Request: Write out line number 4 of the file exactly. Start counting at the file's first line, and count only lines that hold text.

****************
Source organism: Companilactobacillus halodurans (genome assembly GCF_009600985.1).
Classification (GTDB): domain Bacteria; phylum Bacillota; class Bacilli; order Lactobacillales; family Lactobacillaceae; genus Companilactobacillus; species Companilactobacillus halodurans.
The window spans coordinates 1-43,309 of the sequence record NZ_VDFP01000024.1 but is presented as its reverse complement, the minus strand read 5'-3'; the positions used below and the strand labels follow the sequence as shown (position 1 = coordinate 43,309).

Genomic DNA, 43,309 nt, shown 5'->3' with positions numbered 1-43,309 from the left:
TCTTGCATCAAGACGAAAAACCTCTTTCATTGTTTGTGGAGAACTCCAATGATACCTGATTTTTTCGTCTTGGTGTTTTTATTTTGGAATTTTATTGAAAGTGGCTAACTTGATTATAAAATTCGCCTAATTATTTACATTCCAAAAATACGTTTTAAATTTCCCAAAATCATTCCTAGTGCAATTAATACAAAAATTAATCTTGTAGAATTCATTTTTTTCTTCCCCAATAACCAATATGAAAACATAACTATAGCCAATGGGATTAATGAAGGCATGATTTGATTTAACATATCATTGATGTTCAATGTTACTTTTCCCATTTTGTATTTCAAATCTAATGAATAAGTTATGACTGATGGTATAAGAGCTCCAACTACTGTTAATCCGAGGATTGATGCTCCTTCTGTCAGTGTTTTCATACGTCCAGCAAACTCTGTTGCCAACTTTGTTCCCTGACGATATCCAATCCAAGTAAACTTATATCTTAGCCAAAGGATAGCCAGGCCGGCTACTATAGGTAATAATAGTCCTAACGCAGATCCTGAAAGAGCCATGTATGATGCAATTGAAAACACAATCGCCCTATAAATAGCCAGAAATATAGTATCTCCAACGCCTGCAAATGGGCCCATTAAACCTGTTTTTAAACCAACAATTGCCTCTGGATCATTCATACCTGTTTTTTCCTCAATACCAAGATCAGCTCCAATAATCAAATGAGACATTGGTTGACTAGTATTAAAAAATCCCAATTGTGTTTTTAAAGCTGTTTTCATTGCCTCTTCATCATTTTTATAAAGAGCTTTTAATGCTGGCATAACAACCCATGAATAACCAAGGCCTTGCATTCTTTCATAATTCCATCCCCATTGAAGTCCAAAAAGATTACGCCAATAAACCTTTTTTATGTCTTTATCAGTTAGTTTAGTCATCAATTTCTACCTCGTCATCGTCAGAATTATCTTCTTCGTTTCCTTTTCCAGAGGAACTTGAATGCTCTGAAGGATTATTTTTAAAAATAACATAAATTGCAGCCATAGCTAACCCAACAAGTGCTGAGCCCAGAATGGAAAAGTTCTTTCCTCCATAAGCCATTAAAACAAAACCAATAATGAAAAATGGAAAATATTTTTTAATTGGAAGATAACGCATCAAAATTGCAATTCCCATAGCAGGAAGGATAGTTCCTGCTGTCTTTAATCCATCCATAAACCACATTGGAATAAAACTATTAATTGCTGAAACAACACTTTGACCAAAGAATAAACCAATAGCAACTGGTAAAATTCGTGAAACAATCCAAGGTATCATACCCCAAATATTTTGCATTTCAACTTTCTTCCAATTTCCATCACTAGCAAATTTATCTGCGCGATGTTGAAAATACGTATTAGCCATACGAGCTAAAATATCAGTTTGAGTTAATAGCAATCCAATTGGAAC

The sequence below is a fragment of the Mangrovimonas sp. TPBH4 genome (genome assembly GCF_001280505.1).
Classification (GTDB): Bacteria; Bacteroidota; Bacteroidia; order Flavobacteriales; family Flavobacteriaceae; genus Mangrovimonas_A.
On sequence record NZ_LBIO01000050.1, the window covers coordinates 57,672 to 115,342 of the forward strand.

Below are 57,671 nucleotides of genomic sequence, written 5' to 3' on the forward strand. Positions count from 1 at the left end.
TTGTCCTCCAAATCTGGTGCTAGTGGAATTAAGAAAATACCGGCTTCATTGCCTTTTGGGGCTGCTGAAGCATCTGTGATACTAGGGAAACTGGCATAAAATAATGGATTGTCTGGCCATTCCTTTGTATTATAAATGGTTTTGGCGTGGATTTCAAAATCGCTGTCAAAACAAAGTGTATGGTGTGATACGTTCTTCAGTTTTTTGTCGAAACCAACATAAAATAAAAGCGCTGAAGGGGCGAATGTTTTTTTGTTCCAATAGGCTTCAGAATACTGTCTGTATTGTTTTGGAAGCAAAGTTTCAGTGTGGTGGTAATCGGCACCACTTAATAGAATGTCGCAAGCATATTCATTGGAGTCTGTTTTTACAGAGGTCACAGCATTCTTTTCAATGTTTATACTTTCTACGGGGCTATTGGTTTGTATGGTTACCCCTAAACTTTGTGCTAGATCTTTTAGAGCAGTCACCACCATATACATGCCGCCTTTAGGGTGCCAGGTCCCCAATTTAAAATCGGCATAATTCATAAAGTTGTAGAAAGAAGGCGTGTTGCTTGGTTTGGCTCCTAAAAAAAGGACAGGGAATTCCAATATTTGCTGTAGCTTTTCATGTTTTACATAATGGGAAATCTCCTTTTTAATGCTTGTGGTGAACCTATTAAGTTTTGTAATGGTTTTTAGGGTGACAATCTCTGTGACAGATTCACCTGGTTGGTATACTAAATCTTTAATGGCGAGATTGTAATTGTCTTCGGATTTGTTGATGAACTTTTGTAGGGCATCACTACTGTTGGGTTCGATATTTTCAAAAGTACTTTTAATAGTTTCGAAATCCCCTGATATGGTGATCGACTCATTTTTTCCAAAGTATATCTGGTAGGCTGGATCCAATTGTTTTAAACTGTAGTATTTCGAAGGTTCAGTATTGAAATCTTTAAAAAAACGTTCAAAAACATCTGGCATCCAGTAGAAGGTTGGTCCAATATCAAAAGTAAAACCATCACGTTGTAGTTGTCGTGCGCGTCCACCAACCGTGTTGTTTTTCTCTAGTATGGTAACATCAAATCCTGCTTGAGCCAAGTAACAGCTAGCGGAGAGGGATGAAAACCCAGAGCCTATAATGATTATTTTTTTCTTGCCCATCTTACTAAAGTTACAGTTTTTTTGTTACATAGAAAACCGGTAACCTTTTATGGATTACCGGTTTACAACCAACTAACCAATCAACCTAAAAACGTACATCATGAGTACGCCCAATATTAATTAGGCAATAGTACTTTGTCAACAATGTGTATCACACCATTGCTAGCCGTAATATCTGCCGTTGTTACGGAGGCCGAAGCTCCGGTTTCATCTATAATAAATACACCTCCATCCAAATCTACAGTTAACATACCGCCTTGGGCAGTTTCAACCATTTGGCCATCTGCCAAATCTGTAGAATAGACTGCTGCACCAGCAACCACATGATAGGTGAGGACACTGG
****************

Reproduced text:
Genomic DNA, 43,309 nt, shown 5'->3' with positions numbered 1-43,309 from the left: